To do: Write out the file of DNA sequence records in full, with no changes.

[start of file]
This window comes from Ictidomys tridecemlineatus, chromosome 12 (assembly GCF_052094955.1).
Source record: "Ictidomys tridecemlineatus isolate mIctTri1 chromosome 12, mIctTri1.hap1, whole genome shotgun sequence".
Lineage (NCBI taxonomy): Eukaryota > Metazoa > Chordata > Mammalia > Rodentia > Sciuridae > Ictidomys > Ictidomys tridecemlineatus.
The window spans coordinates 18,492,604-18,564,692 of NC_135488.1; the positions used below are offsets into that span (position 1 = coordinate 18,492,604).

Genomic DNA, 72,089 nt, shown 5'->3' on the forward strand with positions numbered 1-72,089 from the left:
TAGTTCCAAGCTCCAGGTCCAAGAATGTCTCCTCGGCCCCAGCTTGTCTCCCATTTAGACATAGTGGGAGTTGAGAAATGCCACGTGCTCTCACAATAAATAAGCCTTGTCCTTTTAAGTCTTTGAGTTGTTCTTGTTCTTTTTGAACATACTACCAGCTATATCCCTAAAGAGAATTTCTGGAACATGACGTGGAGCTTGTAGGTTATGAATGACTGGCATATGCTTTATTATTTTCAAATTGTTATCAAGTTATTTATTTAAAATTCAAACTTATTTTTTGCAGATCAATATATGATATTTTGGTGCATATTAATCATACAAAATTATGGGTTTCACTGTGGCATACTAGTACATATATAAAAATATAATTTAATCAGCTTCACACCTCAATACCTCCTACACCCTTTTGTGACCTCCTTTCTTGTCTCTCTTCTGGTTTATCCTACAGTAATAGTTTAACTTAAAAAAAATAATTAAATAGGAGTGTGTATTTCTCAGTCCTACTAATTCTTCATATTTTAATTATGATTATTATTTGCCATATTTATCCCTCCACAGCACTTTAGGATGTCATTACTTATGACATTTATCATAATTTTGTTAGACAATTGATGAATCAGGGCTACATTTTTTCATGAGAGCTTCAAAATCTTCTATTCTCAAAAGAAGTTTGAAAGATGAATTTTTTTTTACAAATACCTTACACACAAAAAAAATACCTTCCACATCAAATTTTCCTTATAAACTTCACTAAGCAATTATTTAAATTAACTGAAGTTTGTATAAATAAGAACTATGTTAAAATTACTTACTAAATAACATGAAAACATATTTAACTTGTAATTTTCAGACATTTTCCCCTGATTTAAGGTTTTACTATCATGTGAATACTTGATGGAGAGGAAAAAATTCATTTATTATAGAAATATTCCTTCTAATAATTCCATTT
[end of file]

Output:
This window comes from Ictidomys tridecemlineatus, chromosome 12 (assembly GCF_052094955.1).
Source record: "Ictidomys tridecemlineatus isolate mIctTri1 chromosome 12, mIctTri1.hap1, whole genome shotgun sequence".
Lineage (NCBI taxonomy): Eukaryota > Metazoa > Chordata > Mammalia > Rodentia > Sciuridae > Ictidomys > Ictidomys tridecemlineatus.
The window spans coordinates 18,492,604-18,564,692 of NC_135488.1; the positions used below are offsets into that span (position 1 = coordinate 18,492,604).

Genomic DNA, 72,089 nt, shown 5'->3' on the forward strand with positions numbered 1-72,089 from the left:
TAGTTCCAAGCTCCAGGTCCAAGAATGTCTCCTCGGCCCCAGCTTGTCTCCCATTTAGACATAGTGGGAGTTGAGAAATGCCACGTGCTCTCACAATAAATAAGCCTTGTCCTTTTAAGTCTTTGAGTTGTTCTTGTTCTTTTTGAACATACTACCAGCTATATCCCTAAAGAGAATTTCTGGAACATGACGTGGAGCTTGTAGGTTATGAATGACTGGCATATGCTTTATTATTTTCAAATTGTTATCAAGTTATTTATTTAAAATTCAAACTTATTTTTTGCAGATCAATATATGATATTTTGGTGCATATTAATCATACAAAATTATGGGTTTCACTGTGGCATACTAGTACATATATAAAAATATAATTTAATCAGCTTCACACCTCAATACCTCCTACACCCTTTTGTGACCTCCTTTCTTGTCTCTCTTCTGGTTTATCCTACAGTAATAGTTTAACTTAAAAAAAATAATTAAATAGGAGTGTGTATTTCTCAGTCCTACTAATTCTTCATATTTTAATTATGATTATTATTTGCCATATTTATCCCTCCACAGCACTTTAGGATGTCATTACTTATGACATTTATCATAATTTTGTTAGACAATTGATGAATCAGGGCTACATTTTTTCATGAGAGCTTCAAAATCTTCTATTCTCAAAAGAAGTTTGAAAGATGAATTTTTTTTTACAAATACCTTACACACAAAAAAAATACCTTCCACATCAAATTTTCCTTATAAACTTCACTAAGCAATTATTTAAATTAACTGAAGTTTGTATAAATAAGAACTATGTTAAAATTACTTACTAAATAACATGAAAACATATTTAACTTGTAATTTTCAGACATTTTCCCCTGATTTAAGGTTTTACTATCATGTGAATACTTGATGGAGAGGAAAAAATTCATTTATTATAGAAATATTCCTTCTAATAATTCCATTT